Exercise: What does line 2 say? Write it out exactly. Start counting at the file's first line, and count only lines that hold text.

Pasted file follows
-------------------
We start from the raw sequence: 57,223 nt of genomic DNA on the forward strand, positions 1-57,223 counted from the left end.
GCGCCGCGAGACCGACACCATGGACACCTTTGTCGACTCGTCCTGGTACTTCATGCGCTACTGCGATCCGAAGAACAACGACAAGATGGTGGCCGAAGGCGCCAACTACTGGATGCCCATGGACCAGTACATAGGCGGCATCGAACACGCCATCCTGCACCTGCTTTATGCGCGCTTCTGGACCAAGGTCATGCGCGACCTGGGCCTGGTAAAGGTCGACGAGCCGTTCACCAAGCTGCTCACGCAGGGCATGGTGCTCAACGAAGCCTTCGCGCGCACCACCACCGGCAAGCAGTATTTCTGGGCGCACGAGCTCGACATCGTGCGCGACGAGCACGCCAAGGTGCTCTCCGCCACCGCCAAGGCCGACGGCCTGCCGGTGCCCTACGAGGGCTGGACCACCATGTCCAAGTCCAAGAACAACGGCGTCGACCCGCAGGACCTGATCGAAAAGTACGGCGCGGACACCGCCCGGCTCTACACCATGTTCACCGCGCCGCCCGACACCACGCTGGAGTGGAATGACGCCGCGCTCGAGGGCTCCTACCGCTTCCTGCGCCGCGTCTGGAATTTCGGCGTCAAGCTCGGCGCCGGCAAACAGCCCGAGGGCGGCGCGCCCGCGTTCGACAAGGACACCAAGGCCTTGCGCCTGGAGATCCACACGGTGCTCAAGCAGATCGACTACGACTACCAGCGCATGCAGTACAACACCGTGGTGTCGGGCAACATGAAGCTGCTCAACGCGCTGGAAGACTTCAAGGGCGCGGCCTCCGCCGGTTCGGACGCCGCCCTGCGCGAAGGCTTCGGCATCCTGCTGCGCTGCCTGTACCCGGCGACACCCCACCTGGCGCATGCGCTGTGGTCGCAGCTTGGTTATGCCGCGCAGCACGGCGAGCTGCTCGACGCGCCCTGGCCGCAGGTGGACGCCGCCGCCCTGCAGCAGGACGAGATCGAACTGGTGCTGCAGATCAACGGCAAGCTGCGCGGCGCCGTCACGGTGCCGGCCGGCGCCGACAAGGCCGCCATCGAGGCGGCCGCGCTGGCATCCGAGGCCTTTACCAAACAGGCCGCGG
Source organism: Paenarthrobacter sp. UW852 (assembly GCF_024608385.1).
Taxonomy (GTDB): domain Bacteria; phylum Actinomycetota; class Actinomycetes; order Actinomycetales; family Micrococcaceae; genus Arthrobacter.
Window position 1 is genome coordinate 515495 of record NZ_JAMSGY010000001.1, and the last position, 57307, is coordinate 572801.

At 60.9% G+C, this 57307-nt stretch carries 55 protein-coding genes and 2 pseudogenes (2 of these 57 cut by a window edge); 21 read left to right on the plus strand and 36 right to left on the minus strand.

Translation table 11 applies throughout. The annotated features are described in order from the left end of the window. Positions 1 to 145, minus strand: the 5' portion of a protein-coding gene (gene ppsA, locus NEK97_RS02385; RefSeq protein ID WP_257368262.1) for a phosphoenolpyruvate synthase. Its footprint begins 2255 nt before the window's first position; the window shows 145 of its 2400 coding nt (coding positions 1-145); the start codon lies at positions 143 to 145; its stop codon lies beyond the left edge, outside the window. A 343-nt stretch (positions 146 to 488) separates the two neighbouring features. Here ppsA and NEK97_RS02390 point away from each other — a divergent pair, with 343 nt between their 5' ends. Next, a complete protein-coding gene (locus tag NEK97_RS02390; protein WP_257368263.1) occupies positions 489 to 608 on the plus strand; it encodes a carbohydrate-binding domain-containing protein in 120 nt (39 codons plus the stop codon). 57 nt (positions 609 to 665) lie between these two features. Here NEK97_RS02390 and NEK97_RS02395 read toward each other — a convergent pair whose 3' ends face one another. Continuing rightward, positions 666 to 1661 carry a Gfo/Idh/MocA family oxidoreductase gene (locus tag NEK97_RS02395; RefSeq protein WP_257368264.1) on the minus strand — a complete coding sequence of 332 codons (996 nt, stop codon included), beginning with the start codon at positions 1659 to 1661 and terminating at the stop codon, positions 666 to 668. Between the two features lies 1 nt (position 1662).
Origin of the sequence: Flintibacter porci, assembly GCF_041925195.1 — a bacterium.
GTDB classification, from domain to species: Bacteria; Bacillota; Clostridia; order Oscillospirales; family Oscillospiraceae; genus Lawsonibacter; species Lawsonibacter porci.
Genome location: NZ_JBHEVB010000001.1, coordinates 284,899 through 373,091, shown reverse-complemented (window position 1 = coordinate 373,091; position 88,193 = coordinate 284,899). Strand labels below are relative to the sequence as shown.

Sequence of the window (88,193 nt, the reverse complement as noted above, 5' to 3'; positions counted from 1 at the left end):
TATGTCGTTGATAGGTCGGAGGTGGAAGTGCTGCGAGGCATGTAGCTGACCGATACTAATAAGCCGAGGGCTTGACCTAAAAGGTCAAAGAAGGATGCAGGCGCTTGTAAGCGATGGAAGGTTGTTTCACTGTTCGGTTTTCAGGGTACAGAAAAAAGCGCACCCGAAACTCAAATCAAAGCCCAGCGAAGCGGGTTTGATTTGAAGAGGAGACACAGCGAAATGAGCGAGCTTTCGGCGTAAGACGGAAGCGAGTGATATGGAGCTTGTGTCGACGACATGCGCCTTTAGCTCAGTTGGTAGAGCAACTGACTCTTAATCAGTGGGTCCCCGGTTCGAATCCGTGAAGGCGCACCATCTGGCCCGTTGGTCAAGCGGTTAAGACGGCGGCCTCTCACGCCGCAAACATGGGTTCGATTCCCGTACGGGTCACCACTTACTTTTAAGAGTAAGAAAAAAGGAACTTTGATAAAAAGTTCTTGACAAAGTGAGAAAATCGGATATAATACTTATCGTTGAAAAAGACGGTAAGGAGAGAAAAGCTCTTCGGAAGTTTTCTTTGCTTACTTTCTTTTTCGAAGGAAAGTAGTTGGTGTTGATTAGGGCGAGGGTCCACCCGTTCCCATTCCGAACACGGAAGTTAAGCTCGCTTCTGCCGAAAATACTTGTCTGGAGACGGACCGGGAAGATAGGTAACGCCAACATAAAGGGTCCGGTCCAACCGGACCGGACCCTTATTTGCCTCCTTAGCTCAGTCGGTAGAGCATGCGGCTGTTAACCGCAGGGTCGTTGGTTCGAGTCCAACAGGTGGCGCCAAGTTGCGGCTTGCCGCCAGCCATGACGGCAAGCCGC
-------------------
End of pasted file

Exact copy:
GCGCCGCGAGACCGACACCATGGACACCTTTGTCGACTCGTCCTGGTACTTCATGCGCTACTGCGATCCGAAGAACAACGACAAGATGGTGGCCGAAGGCGCCAACTACTGGATGCCCATGGACCAGTACATAGGCGGCATCGAACACGCCATCCTGCACCTGCTTTATGCGCGCTTCTGGACCAAGGTCATGCGCGACCTGGGCCTGGTAAAGGTCGACGAGCCGTTCACCAAGCTGCTCACGCAGGGCATGGTGCTCAACGAAGCCTTCGCGCGCACCACCACCGGCAAGCAGTATTTCTGGGCGCACGAGCTCGACATCGTGCGCGACGAGCACGCCAAGGTGCTCTCCGCCACCGCCAAGGCCGACGGCCTGCCGGTGCCCTACGAGGGCTGGACCACCATGTCCAAGTCCAAGAACAACGGCGTCGACCCGCAGGACCTGATCGAAAAGTACGGCGCGGACACCGCCCGGCTCTACACCATGTTCACCGCGCCGCCCGACACCACGCTGGAGTGGAATGACGCCGCGCTCGAGGGCTCCTACCGCTTCCTGCGCCGCGTCTGGAATTTCGGCGTCAAGCTCGGCGCCGGCAAACAGCCCGAGGGCGGCGCGCCCGCGTTCGACAAGGACACCAAGGCCTTGCGCCTGGAGATCCACACGGTGCTCAAGCAGATCGACTACGACTACCAGCGCATGCAGTACAACACCGTGGTGTCGGGCAACATGAAGCTGCTCAACGCGCTGGAAGACTTCAAGGGCGCGGCCTCCGCCGGTTCGGACGCCGCCCTGCGCGAAGGCTTCGGCATCCTGCTGCGCTGCCTGTACCCGGCGACACCCCACCTGGCGCATGCGCTGTGGTCGCAGCTTGGTTATGCCGCGCAGCACGGCGAGCTGCTCGACGCGCCCTGGCCGCAGGTGGACGCCGCCGCCCTGCAGCAGGACGAGATCGAACTGGTGCTGCAGATCAACGGCAAGCTGCGCGGCGCCGTCACGGTGCCGGCCGGCGCCGACAAGGCCGCCATCGAGGCGGCCGCGCTGGCATCCGAGGCCTTTACCAAACAGGCCGCGG